Pages

About Me

My photo
Bethlehem, New Hampshire, United States
FACEBOOK: http://facebook.com/1HappyHikerNH

Text Above Search Box

SEARCH MY BLOG USING TEXT BOX SEEN BELOW:

31 January 2015

Reflections About a Trek to Old Kinsman Notch via the Reel Brook Trail

WARNING:  This blog report is a bit different from my previous postings.  It's mostly narrative, and has only one photo, and one map!

Anyway, a few weeks ago, I did a relatively short 6.6 mile "out and back" trek using the Reel Brook and Kinsman Ridge Trail.  My simple destination was the point where the power line intersects Kinsman Ridge, just above Bog Pond.

Over a century ago, this location was known as Kinsman Notch, while today’s Kinsman Notch was referred to as Moosilauke Notch.  Somewhere down through the years, the name of Kinsman Notch was transferred from its original remote location to the more accessible mountain pass along Lost River and beyond toward the Wildwood Campground.

This hike was done mainly for the exercise, and for the adventure of snowshoeing along a trail that is infrequently used in winter months.  In terms of views, "they are what they are"!  The power line severely mars the vista that includes Bog Pond in the foreground with the Osceolas; Scar Ridge; Loon; Tecumseh; Sandwich Mtn on the horizon.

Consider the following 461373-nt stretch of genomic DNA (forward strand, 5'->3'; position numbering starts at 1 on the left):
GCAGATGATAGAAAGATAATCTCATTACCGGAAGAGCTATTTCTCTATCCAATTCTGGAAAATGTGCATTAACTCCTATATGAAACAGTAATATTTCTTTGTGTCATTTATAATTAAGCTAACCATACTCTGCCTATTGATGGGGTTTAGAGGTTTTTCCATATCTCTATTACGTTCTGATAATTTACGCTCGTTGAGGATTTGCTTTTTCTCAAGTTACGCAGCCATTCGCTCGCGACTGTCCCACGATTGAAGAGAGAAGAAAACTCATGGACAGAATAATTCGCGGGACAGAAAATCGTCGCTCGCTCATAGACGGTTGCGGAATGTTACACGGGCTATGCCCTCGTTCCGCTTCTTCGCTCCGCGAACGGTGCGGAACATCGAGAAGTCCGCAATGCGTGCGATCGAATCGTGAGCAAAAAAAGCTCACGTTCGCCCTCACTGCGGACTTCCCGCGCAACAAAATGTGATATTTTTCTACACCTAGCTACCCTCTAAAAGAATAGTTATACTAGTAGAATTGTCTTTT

The view just described is shown below in the composite photo.  For the LEFT frame, photo-editing software was used to remove the power lines and the ski runs on Loon Mountain.  The RIGHT frame shows the vista as it actually exists.


It's fun to think that the view on the LEFT frame of the photo could be similar to what Nathan Kinsman might have seen in the early 1780s when he is speculated to have traveled from the vicinity of North Woodstock to the Easton area by constructing a crude pathway through the original Kinsman Notch where the power line and Reel Brook Trail exist today.

Unfortunately, there is no written record of the route that might have been used by Nathan Kinsman in the 1780s to travel from North Woodstock to Easton where he and his family would become the first permanent settlers of that area.  However, with the aid of my friend Joanne Jones, a written reference (see below) was found which documents that a road did run through the old Kinsman Notch in the 1820s.

Excerpt from 1897 Granite Monthly; Volume 23, page 12:
"About 1820, a road was constructed through Kinsman Notch, that led by Bog lake, and which connected the valley with the town of Landaff."